Cartes Bancaires Case Study

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Cartes Bancaires is a judgment, that came out from the European Court of Justice in September 2014. This case was extremely significant in its elaboration of “by object” restrictions of competition. In its judgment, the ECJ set aside the judgment of the General Court of 2012 and referred it back to them.[ ECJ 11.09.2014, C67/13 P, Cartes Bancaires, para. 95-99] The court concluded that, when analyzing conduct using the “by object” restriction- principle, a ‘sufficient degree of harm’ has to be intrinsic to the conduct itself. This consideration, the court further concludes, has to be based on some type of knowledge from past experiences with similar conduct. That is the only way of taking all relevant aspects into account in the assessment.[…show more content…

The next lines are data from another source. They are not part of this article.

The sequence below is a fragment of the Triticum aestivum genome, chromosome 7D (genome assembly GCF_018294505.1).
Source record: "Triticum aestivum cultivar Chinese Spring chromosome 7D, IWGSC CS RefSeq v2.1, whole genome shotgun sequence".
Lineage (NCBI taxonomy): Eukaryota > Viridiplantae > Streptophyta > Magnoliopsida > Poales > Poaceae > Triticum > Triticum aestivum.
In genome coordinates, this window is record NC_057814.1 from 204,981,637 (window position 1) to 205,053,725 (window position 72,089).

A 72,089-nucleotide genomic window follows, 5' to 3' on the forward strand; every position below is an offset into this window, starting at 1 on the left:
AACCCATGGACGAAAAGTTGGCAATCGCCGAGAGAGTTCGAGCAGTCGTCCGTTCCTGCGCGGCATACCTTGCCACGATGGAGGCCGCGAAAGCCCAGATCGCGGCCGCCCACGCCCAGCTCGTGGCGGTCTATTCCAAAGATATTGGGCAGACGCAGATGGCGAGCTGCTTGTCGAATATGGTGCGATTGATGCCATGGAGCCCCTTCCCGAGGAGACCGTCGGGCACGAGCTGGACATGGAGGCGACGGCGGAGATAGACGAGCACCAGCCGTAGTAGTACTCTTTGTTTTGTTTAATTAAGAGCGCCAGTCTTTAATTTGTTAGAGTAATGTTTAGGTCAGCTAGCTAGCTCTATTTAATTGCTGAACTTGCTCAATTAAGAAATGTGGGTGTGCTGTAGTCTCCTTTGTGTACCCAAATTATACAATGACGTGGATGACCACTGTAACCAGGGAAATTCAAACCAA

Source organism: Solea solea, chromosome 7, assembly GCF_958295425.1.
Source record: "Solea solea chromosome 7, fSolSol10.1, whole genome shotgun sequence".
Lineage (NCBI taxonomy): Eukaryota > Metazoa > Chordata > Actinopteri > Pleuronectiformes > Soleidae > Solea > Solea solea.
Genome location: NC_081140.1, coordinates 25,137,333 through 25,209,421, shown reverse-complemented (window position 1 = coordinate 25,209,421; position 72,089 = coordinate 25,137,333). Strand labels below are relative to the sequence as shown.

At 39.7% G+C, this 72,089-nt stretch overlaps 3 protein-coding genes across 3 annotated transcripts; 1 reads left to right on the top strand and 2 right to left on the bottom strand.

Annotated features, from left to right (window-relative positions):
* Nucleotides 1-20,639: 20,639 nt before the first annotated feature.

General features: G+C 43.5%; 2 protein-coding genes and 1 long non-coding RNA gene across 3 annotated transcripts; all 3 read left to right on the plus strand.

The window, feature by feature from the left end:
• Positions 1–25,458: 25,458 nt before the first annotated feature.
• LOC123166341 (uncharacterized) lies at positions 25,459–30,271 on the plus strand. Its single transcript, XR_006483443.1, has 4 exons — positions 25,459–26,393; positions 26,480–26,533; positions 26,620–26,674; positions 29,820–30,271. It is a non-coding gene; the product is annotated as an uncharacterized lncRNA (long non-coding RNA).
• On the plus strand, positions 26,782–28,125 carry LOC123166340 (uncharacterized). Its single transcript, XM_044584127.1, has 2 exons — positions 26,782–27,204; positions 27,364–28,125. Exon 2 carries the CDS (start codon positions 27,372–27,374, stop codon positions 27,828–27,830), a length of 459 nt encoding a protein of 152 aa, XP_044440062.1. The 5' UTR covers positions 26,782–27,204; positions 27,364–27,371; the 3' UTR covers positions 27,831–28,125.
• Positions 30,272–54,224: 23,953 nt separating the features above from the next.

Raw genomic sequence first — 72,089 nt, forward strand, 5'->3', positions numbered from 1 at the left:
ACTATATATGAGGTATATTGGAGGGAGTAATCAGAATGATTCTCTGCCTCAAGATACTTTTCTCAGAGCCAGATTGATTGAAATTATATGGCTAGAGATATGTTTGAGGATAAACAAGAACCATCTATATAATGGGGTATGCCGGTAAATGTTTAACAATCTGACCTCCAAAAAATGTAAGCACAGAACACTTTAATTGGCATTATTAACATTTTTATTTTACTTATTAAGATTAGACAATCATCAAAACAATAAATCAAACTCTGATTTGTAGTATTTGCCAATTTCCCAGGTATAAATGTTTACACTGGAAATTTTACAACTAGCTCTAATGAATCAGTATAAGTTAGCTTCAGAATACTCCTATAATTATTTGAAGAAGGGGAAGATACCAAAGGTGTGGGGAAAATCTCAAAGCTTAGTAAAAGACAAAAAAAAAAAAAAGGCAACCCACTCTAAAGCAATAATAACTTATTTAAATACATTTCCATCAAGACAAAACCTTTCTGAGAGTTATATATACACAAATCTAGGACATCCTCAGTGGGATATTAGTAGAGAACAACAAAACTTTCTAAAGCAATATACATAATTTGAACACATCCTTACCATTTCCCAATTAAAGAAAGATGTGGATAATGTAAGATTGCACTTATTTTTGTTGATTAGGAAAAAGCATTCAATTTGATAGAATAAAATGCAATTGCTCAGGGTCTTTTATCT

Intellectuaal Property, Antitrust and Cumulative Innovation in the EU and the US. Cornwall, Hart Publishing Ltd 2012, p 108-109.] This was later (in 2012) confirmed in the European Court of Justice. The case was the first in the pharmaceutical sector, to include restrictions of competition by the originator via delaying generic entry to the market. Therefore it was highly influential to the way companies structured their strategies to protect their brands after patent expiry. According to Nick Beckett, David Marks and John Markham in “AstraZeneca judgment: don’t game the system”, in this regard it was even more influential, than the Commission’s Pharmaceutical Sector Inquiry.[ Beckett N., Marks D., Markham J. AstraZeneca judgment: don’t game the system. CMS Cameron McKenna, Lexology 2012. www.lexology.com/library/detail.aspx?g=6178aea4-40af-4f57-b629-b53402a909cf(07.01.2017)] The other, perhaps even more significant feature of AstraZeneca was the general acknowledgment by the European Court of Justice of the legality and legitimacy of the strategies by originator companies that attempt to minimize losses that they expect will arise due to the generic competitors entering the market. The ECJ states in their judgment

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